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Why the slam of Haren? Who cares if he has never been under 3.00? Verlander has never been under 3.00 either. Haren hasn't missed a start in six years, routinely pitches deep into games and has been very good. I'll be pretty happy if Porcello becomes as good as him.

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Why the slam of Haren?

I'm not "slamming" him. I'm saying I'm glad we didn't trade Porcello for him.

Who cares if he has never been under 3.00? Verlander has never been under 3.00 either.

Which is why I consider Verlander very good, but a shade under "elite." The elite pitchers are able to post sub 3.00 ERAs. I'm not saying that's the be-all end-all stat, but it is an indication of a great pitcher. Look at guys like Halliday, Maddux, Pedro. The elite guys, HOFers. Verlander and Haren aren't in that class.

And, as I said, I think Porcello is going to become one of those elite pitchers, better than Verlander.

Haren hasn't missed a start in six years, routinely pitches deep into games and has been very good. I'll be pretty happy if Porcello becomes as good as him.

Me too. Haren is a very good pitcher. But I think Porcello can be even better, and I'm glad we didn't trade him.

Edited by Duane B. Sims

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Which is why I consider Verlander very good, but a shade under "elite." The elite pitchers are able to post sub 3.00 ERAs. I'm not saying that's the be-all end-all stat, but it is an indication of a great pitcher. Look at guys like Halliday, Maddux, Pedro. The elite guys, HOFers. Verlander and Haren aren't in that class.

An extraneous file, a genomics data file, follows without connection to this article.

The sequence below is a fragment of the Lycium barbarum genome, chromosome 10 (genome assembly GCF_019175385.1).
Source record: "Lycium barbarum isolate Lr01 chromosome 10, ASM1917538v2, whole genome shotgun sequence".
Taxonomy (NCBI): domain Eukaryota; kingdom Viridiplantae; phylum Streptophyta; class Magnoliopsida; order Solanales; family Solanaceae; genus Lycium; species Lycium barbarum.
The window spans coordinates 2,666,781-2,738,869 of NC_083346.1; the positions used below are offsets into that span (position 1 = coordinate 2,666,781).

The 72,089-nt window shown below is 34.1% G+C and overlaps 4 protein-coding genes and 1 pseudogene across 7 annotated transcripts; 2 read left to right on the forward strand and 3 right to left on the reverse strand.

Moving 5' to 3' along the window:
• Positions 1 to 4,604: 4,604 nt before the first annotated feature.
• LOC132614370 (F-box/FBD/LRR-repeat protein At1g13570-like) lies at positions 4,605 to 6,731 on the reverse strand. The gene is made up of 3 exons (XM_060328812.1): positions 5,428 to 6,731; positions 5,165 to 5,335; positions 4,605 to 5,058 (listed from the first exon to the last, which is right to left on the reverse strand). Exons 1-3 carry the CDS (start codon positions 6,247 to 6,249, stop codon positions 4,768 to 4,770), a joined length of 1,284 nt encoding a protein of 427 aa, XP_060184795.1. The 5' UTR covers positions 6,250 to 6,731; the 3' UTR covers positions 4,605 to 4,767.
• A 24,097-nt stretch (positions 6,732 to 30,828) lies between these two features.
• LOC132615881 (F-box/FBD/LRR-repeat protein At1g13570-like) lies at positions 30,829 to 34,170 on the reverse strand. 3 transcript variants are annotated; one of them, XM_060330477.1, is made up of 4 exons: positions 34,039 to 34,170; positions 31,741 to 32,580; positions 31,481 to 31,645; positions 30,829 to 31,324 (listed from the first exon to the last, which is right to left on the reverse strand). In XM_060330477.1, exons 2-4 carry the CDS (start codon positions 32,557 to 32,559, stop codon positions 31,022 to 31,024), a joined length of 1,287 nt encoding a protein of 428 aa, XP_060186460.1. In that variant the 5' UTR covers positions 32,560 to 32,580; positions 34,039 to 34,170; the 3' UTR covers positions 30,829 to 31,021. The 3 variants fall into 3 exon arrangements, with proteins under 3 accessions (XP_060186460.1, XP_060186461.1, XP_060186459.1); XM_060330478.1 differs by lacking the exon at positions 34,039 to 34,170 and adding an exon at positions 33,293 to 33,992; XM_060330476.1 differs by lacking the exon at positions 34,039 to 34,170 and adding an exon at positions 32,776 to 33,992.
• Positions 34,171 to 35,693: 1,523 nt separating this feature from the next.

And, as I said, I think Porcello is going to become one of those elite pitchers, better than Verlander.

There is no way Porcello is going to have a sub-3.00 ERA in this hitting environment unless he starts striking out many more batters or has an unsustainably low BABIP for a season.

I'd be thrilled if he became as effective as Verlander, frankly.

Edited by Mr. Bigglesworth

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There is no way Porcello is going to have a sub-3.00 ERA in this hitting environment unless he starts striking out many more batters or has an unsustainably low BABIP for a season.

I'd be thrilled if he became as effective as Verlander, frankly.

without question..

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Isn't this a different Porcello than what we were told when they drafted him?